But on other important issues, such as violence against women, she failed to pass any significant legislation, and the rates of such violence have not dropped as a result of her presidency.
“I think she could have done more,” says Maria Elena Soto, a member of the Resueltas, or Determined, feminist collective in Santiago. “Of course there have been improvements made in terms of gender equality, but she really didn’t commit herself.”
In Argentina, Kirchner was more “reactionary, not necessarily promoting womens’ empowerment herself, but not obstructing others’ efforts,” says Dr. Jalalzai, author of the book “Women Presidents of Latin America: Beyond Family Ties.”
Machismo still rules
Brazil’s Dilma Rousseff was seen as inconsistent, though she did appoint more women to her cabinet, including her chief of staff. She appointed more women justices, and expanded poverty-alleviation policies, framing them as “specific to women,” Jalalzai says.
But her impeachment last year underscored some of the gendered stereotypes – and perhaps higher expectations – that women leaders face in the region.
“We have hopes that women will lead differently, maybe be more inclusive or democratic,” suggests Jalalzai. But, she adds, if they don’t lead strongly, their failures are blamed on their gender.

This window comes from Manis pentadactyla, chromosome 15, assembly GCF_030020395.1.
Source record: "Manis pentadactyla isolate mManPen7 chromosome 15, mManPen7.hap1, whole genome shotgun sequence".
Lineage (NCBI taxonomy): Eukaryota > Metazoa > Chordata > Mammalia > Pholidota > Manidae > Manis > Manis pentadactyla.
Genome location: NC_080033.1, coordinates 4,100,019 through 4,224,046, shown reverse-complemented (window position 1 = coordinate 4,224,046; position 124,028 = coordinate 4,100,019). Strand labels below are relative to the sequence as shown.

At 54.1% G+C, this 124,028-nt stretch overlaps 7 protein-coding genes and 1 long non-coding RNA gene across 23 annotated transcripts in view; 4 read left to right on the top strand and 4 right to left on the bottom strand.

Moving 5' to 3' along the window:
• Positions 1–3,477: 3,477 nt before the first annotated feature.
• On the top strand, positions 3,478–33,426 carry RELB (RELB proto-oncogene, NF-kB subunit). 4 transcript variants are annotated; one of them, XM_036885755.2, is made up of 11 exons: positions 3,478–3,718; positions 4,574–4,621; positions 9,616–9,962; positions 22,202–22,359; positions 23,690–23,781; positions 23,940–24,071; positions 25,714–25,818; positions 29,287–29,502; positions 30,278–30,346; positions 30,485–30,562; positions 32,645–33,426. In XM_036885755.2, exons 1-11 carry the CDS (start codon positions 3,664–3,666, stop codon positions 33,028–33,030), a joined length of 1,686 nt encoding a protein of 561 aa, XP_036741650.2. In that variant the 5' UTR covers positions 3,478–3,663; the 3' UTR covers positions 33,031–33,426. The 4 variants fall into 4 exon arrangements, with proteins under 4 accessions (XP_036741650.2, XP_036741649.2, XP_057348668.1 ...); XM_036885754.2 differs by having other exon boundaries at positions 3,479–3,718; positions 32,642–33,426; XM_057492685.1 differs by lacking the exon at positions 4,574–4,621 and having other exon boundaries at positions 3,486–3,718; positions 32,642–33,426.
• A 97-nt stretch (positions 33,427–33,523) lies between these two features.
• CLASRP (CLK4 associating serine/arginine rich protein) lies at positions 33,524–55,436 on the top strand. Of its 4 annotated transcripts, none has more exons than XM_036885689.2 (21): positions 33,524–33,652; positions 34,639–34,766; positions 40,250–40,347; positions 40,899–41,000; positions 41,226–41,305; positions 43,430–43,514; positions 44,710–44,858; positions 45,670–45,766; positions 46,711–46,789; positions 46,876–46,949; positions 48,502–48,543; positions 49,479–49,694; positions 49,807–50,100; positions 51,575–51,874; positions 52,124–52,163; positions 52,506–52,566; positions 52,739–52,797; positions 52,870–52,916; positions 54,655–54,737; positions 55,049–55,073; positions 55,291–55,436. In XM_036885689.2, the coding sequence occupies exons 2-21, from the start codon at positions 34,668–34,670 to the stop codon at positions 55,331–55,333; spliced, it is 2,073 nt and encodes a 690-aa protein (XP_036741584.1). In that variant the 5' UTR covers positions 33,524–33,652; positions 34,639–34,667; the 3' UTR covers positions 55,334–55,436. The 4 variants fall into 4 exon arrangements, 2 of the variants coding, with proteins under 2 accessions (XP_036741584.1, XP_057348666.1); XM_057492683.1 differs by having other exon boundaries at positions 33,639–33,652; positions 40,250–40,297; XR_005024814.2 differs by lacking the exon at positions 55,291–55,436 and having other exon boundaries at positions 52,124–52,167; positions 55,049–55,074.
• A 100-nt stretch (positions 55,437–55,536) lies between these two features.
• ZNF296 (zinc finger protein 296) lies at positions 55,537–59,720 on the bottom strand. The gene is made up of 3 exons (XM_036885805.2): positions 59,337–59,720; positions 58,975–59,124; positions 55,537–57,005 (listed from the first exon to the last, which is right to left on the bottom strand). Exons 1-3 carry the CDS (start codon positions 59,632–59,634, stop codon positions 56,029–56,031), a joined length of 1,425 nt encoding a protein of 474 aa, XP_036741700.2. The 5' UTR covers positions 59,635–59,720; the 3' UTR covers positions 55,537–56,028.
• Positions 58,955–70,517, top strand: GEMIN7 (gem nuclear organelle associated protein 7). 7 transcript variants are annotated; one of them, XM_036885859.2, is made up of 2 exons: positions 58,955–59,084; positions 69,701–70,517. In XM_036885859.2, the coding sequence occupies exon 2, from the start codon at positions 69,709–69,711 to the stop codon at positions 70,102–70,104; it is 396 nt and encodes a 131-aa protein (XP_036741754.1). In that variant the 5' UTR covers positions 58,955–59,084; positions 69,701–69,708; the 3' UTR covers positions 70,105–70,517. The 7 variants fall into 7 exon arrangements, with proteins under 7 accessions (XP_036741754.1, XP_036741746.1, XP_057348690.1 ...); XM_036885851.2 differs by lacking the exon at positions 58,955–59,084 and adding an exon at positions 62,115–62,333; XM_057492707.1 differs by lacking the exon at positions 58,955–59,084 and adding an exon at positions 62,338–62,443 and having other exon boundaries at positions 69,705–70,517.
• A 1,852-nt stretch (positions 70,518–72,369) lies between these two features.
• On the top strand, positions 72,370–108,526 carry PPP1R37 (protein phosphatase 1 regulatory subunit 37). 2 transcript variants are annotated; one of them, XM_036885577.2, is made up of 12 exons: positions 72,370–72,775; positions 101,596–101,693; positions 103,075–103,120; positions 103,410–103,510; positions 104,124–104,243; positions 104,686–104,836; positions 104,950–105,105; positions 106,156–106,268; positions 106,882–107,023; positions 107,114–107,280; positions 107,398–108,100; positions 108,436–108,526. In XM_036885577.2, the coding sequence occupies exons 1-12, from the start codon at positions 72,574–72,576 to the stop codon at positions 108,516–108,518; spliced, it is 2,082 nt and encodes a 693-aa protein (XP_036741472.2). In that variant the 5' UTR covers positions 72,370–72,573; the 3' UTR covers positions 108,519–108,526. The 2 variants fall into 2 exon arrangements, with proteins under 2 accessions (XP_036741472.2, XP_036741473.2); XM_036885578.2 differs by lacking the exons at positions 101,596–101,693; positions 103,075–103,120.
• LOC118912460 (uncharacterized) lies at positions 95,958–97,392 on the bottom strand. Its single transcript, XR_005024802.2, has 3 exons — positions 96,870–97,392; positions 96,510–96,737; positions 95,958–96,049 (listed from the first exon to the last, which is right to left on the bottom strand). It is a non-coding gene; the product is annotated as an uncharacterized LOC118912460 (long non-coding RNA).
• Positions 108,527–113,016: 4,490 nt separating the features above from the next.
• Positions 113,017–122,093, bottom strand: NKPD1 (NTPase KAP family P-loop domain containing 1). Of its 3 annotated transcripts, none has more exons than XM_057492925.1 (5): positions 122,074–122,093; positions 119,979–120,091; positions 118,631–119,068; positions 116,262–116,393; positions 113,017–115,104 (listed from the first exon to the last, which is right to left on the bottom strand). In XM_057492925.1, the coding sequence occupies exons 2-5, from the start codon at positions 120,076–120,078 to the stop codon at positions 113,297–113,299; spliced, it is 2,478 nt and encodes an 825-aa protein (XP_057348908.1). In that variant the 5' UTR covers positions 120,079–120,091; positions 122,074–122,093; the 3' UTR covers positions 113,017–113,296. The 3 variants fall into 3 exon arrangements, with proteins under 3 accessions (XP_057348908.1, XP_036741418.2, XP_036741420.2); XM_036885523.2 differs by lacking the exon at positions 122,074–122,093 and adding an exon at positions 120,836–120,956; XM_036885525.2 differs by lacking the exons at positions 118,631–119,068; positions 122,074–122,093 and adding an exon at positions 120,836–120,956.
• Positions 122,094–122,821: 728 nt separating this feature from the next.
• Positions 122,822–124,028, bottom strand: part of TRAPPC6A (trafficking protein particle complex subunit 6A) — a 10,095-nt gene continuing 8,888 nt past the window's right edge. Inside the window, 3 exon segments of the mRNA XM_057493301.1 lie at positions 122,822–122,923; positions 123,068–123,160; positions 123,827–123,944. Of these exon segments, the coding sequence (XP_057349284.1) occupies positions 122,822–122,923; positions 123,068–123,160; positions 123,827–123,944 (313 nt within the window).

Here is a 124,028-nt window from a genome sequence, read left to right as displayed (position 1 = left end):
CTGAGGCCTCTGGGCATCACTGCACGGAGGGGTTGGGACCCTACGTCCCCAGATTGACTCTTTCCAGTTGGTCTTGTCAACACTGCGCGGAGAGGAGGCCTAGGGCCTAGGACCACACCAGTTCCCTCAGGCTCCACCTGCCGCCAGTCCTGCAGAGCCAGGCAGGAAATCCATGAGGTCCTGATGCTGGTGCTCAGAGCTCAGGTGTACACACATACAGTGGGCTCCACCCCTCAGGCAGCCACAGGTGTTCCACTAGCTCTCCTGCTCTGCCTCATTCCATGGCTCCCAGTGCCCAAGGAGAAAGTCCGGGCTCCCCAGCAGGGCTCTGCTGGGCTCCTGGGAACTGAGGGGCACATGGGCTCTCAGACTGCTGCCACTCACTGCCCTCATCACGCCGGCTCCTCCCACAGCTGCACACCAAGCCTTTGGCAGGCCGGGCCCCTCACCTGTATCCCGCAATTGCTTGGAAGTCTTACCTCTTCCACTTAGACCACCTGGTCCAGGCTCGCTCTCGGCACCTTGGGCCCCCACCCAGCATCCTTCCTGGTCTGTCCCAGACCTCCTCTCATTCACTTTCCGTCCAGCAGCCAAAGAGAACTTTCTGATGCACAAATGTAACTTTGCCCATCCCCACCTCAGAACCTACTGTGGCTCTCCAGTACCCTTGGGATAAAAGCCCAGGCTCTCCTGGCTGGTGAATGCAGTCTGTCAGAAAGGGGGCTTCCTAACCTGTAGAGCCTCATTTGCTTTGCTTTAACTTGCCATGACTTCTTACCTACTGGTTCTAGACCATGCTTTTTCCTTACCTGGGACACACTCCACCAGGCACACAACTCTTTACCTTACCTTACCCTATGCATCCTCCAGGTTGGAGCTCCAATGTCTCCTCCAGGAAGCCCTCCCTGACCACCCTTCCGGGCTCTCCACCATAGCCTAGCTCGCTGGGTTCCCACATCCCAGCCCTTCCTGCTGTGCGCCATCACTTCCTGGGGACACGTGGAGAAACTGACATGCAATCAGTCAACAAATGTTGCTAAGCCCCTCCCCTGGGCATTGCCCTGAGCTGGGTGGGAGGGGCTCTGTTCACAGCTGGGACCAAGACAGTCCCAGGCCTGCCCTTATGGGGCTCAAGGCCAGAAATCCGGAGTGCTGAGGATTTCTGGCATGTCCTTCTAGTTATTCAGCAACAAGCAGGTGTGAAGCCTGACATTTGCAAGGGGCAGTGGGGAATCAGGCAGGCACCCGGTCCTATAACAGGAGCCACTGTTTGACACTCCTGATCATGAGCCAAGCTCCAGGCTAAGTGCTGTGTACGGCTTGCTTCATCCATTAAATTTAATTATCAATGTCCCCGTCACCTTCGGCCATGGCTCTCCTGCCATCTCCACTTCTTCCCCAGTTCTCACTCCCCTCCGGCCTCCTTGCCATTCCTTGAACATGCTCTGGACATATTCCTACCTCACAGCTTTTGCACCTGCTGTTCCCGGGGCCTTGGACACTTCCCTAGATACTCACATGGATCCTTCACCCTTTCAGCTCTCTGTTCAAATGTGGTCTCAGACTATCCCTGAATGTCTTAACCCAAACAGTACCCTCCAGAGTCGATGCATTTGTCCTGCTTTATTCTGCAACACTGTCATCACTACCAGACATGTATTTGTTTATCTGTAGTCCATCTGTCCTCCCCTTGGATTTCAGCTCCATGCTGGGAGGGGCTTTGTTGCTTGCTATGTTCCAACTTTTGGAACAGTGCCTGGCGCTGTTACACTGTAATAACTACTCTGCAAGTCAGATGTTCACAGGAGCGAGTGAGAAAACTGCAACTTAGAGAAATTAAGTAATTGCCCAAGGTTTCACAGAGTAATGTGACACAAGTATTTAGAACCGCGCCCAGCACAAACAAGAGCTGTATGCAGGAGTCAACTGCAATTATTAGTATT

President Rousseff was impeached for tinkering with the federal budget in an attempt to conceal the country’s economic woes ahead of her 2014 reelection. The practice is illegal, although it is widespread at all levels of government.
The impeachment proceedings put Brazilian sexism on full display. Congressmen, for example, held up signs reading “Bye, dear” when voting to initiate impeachment in the lower house.
“I’ve always been described as a hard-charging woman in the midst of delicate men,” Rousseff said during her impeachment trial, putting her gender front-and-center after years of avoiding the topic. “I never saw a man accused of being hard-charging.”
A clearer path
As Bachelet leaves office, some fear the end of this chapter could also herald a setback for womens’ rights. The expected victor in Chile’s election, Sebastian Piñera, for example, has said he will “review” legislative amendments that legalized abortion.
“With Michelle [Bachelet] leaving power, there won’t be a single woman leader in Latin America,” Jalalzai laments. “It shows that there isn’t a direct positive effect of women” occupying the presidency. “And maybe there’s even evidence that there will be a backsliding or backlash. The work isn’t done.”
But Magda Hinojosa, a politics professor at Arizona State University in Phoenix who specializes in womens’ role in Latin American politics, is more hopeful.
Every country in Latin America except Guatemala now has a law on its books that sets quotas for female members of local and national assemblies, she points out, and the number of female lawmakers has more than doubled over the past two decades.
Bachelet and her fellow Presidentas may not have done everything their feminist supporters might have liked, but at least they have opened a path for the next generation of female politicians.
“Seeing a woman in power, say in the presidency, makes a real difference to women as they consider running,” Dr. Hinojosa says. And such women are credible candidates. “Latin Americans are absolutely willing to vote for women,” she adds. “If parties nominate women, men and women will vote for them.”
– Piotr Kozak contributed to this article from Santiago.